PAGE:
Sunday, 5 August 2012

Cucumber Conflict

In Saturday’s National Post newspaper there was a full-page ad by the Jewish social justice organization called B’nai Brith. Its headline asked why the United Church of Canada is against Israeli cucumbers. Apparently there is much discussion among UCC leaders about a proposal to boycott products that come from Jewish settlements in territory whose ownership is violently disputed with Palestinians. Evidently the Jewish Canadians in B’nai Brith don’t think that Canadian Christians should criticize Israel’s actions.

Since I attend a United Church and have a Jewish daughter and son-in-law (not to mention their baby boy, my adorable grandson) I was very interested in this advertisement. What a strange sensation I had looking at an ad that costs thousands of dollars published with the goal of criticizing my church by folks who purport to protect my precious Jewish grandson.  

But of course I already knew that there is nothing simple about the relationship between Christians and Jews (and Muslims).
The history and current details of the issues in the Middle East, especially, are convoluted and tragic. Anyone who hopes for peace in the Middle East weeps with longing.

But what about here, within the Canadian community and within my family? 

After seeing Saturday’s ad, it was reassuring to attend a worship service this morning at my local United Church.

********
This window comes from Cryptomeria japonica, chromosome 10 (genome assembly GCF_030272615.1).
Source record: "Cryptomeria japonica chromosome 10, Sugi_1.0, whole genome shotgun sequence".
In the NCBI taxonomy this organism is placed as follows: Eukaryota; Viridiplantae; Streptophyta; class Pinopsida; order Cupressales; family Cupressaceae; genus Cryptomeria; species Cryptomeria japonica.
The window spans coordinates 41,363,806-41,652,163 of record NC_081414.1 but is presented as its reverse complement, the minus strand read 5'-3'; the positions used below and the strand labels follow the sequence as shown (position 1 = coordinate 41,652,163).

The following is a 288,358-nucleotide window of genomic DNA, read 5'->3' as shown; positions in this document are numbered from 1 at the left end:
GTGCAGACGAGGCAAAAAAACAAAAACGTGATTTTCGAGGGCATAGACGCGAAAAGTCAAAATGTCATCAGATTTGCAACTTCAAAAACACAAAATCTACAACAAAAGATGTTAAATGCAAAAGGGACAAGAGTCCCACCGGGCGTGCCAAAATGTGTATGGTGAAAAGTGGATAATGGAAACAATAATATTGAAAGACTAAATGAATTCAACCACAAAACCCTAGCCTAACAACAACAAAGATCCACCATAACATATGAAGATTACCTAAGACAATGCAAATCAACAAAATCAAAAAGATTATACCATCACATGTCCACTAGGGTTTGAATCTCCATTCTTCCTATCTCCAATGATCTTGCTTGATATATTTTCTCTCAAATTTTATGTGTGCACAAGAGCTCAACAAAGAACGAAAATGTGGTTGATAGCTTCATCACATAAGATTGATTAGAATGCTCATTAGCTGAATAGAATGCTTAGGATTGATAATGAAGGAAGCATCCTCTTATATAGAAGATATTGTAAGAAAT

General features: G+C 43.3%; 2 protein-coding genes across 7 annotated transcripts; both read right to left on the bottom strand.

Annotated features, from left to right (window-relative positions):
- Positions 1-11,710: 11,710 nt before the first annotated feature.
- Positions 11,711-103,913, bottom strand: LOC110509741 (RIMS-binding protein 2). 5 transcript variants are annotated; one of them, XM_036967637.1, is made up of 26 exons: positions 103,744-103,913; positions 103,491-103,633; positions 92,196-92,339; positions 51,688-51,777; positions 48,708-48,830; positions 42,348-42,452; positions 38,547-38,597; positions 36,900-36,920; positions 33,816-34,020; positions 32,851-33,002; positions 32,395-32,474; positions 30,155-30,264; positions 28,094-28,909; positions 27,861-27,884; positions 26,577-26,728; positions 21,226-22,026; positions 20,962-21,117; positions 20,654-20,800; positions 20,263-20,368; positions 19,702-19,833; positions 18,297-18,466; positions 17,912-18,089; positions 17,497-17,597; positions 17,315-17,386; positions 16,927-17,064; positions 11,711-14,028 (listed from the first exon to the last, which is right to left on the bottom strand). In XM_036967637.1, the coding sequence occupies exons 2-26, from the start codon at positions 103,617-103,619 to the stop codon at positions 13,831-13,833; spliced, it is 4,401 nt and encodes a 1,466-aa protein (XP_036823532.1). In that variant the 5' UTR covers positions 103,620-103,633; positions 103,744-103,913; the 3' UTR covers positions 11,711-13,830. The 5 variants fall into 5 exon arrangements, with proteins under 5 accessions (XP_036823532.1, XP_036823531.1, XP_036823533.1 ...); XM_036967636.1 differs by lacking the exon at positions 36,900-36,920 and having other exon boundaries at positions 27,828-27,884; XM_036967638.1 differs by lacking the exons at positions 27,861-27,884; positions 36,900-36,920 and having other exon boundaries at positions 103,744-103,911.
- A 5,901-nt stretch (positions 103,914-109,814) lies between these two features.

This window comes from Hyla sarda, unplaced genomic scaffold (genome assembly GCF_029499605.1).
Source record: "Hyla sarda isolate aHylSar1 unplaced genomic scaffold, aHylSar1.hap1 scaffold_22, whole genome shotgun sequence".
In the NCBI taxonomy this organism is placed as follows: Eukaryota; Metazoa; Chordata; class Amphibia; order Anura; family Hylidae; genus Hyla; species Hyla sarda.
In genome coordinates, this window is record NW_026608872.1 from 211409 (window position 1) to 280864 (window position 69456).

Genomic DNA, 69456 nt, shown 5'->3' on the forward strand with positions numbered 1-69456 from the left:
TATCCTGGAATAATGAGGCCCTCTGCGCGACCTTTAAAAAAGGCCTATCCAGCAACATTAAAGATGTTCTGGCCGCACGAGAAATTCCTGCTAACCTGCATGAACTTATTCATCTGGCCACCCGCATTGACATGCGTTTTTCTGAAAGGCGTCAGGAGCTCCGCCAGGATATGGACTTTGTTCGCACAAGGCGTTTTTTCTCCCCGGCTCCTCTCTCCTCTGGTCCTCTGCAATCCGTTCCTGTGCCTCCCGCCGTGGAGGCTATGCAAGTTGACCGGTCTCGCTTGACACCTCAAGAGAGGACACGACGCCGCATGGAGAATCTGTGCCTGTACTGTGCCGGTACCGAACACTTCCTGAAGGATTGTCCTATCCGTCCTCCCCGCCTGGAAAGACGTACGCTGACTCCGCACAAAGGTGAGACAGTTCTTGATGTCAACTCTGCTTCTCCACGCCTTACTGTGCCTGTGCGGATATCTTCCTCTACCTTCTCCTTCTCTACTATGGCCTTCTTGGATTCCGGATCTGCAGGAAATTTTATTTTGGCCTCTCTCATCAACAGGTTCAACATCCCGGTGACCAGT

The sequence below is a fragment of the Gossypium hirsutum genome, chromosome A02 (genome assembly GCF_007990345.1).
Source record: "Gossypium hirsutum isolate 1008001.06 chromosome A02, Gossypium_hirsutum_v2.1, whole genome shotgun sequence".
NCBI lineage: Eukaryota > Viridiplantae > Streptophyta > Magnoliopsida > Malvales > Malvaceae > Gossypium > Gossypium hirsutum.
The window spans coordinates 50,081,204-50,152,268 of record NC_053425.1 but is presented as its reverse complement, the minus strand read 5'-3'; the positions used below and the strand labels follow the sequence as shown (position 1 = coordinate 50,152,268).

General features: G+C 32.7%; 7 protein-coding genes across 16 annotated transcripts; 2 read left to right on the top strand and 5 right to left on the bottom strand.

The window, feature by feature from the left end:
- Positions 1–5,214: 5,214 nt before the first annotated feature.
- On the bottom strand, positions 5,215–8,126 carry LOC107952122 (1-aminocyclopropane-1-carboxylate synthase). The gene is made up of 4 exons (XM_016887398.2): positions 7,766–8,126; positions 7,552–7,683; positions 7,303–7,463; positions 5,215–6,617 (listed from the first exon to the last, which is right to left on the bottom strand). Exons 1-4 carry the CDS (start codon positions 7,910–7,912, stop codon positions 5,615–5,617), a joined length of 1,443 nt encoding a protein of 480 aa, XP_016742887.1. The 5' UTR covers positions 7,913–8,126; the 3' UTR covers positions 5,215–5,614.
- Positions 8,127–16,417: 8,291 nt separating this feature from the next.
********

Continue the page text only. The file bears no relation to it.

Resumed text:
The minister happened to be preaching about the ancient, revered Jewish king, David. We heard about David’s shocking rebellion against God’s moral law in committing adultery with Bathsheba and then ensuring the death of her husband in battle. Shortly afterward, the godly prophet, Nathan, confronted the king with his evil behaviour, and David had the insight and humility to repent of his sin. His change in direction, his conversion, so to speak, is reflected in Psalm 51.  It is a wrenching cry from a broken heart for God's help.
As Jesus confirmed, none of us is without sin. An attitude of blind self-righteousness can cause deadly destruction. We all need to depend on God’s merciful forgiveness and to keep setting our feet back on the right path.

After the service I took out the page of newspaper and discussed the ad with some folks at church. Shaking our heads in grief at this public conflict between Jews and Christians in Canada, we talked about the human responsibility so clearly described in Micah 6: 

“Act justly, love mercy, walk humbly with God”

We reminded each other that not every Canadian Jew, nor even every Israeli, agrees with every Israeli action. Nor does every member of the UCC agree with every other member or their leaders (as if). As I joked with one friend, “even in a family people don’t agree”
She laughed, “I don’t even always agree with myself!”

Let’s refuse to be drawn by any group-think. Let’s educate ourselves and listen to those who disagree with us. And beyond that, let’s persevere in admitting our own failures. May we uphold justice but never give it prominence over humility and mercy.  And let’s continue to hope for true peace, “for with God, all things are possible” (Matthew 19:26).